Mahmoud Ahmed: Fortune favours the brave

Mahmoud Ahmed, Ethiopia's greatest singer, tells Chris Menist about the years of oppression and his extraordinary journey to musical stardom
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The Independent Culture

Although he is a huge star in his home country of Ethiopia, few people had heard of Mahmoud Ahmed in Britain before his appearance at last year's Womad festival. With two blistering performances, he was the highlight of the weekend, commanding the stage, at 65, with the energy of a 20-year-old and a piercing voice that soared above a tight backing-band, who switched between Ethiopian polyrhythms and raw Eastern funk without dropping a beat.

Like many Ethiopians, he toughed it out during the 18 bleak years of Mengistu's "Derg time", a cruel Marxist regime during which many thousands of people died or disappeared. Despite certain censorship restrictions, he continued to perform in the capital, as well as internationally, and was this year honoured at the annual music festival held in Addis Ababa. After gigs in France, he will be performing again here in the UK, at the London African Music Festival.

Born in Addis Ababa in 1941, Ahmed dropped out of school early to eke out a living as one of the city's many shoeshine boys. Trudging through the dusty streets of Addis today, offers to spruce up your dusty footwear, mix with the repetitive hollers of lottery ticket sellers, and a bewildering blend of music that takes in the traditional sounds of the one-stringed messenqo fiddle, 50 Cent, and "Daddy Cool" by Boney M. A group of youths hanging out at an internet café appeared to know the words by heart. It's not hard to imagine a teenage Ahmed, hustling for trade whilst taking in the various sounds coming from the radio.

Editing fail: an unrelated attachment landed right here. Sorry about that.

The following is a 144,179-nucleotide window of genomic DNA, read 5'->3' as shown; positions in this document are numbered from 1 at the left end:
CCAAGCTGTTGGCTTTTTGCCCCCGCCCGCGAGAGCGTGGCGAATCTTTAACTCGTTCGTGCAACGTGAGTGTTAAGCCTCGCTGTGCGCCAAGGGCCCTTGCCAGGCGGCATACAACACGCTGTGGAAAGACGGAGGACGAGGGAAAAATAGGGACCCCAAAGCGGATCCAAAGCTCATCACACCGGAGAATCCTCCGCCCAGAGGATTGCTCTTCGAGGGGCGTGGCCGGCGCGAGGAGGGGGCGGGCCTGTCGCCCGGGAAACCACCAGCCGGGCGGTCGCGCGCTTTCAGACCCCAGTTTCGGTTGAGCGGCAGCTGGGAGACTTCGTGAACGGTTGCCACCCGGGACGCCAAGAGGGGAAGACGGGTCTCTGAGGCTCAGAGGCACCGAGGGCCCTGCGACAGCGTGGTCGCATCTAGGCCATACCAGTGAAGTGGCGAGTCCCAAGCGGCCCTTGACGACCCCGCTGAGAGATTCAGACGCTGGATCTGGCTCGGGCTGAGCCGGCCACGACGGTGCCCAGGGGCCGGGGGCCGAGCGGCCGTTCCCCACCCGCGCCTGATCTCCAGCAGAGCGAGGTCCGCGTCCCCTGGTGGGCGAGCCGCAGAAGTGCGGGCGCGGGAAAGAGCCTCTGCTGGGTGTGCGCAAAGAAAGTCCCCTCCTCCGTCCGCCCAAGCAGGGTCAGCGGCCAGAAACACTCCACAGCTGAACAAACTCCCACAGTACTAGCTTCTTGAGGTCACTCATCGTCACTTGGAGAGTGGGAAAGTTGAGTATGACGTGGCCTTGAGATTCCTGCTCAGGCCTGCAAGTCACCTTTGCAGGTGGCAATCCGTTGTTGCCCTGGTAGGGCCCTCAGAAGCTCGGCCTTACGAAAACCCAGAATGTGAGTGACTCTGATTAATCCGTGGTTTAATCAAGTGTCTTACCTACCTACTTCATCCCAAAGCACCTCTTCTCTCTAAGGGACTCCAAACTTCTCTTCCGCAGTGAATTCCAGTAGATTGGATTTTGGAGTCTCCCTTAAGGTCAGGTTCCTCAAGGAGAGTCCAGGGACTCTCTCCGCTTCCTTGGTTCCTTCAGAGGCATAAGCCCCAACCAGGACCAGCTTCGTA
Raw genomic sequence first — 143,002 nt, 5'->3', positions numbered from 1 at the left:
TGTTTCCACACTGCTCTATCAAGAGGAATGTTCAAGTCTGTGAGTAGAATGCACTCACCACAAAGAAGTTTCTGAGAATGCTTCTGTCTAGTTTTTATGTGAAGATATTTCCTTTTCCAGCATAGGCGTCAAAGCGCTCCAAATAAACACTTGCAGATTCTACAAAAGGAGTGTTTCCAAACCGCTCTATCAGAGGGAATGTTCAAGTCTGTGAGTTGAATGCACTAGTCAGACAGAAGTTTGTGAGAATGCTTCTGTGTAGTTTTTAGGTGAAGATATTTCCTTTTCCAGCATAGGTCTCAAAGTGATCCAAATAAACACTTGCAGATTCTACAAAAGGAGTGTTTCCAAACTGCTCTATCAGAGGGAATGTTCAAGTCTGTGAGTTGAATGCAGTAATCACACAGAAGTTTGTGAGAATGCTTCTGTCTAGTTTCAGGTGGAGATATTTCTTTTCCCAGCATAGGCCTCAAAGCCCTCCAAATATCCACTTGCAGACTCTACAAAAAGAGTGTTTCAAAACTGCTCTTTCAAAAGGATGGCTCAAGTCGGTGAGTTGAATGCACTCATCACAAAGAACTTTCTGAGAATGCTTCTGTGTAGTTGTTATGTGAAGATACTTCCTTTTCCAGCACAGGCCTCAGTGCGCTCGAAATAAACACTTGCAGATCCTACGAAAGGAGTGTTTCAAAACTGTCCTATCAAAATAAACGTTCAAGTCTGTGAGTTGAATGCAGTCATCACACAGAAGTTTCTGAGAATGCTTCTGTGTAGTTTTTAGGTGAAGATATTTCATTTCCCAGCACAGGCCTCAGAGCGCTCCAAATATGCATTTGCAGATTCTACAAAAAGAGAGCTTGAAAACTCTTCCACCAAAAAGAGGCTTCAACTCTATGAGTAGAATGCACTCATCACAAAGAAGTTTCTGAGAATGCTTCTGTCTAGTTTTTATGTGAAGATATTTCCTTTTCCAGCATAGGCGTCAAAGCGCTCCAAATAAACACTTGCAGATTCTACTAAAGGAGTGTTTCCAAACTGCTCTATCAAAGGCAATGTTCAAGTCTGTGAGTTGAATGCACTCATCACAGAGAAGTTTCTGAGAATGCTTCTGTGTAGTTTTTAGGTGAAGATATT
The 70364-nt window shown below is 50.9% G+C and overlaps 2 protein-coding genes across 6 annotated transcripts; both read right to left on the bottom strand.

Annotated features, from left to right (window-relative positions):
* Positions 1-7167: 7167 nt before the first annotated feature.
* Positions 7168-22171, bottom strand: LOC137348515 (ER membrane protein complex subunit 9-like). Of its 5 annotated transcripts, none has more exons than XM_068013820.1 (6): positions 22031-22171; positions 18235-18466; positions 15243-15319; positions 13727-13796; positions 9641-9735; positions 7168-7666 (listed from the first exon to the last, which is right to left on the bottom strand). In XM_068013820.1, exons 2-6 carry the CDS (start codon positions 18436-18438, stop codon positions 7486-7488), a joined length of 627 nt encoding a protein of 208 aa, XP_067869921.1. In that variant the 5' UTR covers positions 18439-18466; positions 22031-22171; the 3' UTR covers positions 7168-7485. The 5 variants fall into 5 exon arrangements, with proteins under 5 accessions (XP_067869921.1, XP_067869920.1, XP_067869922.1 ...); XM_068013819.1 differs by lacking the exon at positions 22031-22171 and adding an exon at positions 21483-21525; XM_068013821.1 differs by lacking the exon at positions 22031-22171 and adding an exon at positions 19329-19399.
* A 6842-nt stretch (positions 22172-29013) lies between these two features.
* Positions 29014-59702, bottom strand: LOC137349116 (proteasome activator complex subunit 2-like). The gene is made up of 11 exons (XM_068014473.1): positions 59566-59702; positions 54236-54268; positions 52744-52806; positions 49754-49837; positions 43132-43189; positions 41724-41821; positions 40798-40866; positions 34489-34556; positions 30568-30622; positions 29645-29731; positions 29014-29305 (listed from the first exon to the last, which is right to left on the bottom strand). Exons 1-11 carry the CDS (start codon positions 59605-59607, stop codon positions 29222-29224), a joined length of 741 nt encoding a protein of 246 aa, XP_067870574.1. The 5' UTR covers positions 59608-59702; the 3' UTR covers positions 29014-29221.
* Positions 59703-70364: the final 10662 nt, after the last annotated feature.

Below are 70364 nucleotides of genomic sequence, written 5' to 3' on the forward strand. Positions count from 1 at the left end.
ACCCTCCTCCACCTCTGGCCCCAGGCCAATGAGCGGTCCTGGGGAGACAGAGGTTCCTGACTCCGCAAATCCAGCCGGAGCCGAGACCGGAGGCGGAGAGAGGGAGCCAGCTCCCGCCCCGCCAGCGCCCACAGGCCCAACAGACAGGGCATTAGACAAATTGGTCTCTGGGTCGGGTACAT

"I heard The Imperial Bodyguard Band. They had a show twice a week," he recalls, as we sit observing the sunset, in the grounds of the Hilton. "I would sit on my shoeshine box and listen. The next morning I would try and play the songs with my friends. As well as Ethiopian music I also heard Elvis Presley, Ray Charles, Sam Cooke and Pat Boone. I also saw Jailhouse Rock at the cinema. I saw how Elvis shook his legs!"

Were it not for an odd series of coincidences in the early Sixties, it's possible Ahmed's singing might have stayed a mere hobby. A neighbour decided to open up a nightclub and initially employed the teenager as a handyman. From there, he graduated to the kitchen, where, between cooking and washing up, he was exposed to some of the best music in the capital.

At that time, state-sanctioned bandswould play a mixture of classical, traditional Ethiopian tunes and jazz. These players would moonlight after hours, unwittingly creating the soundtrack to what became "Swinging Addis", a kind of unique, almost melancholy funk.

Members of the Imperial Bodyguard Band played at the nightclub, including Tlahoun Gessese, a highly respectedEthiopian singer. One evening he was engaged elsewhere, and Mahmoud chanced his luck.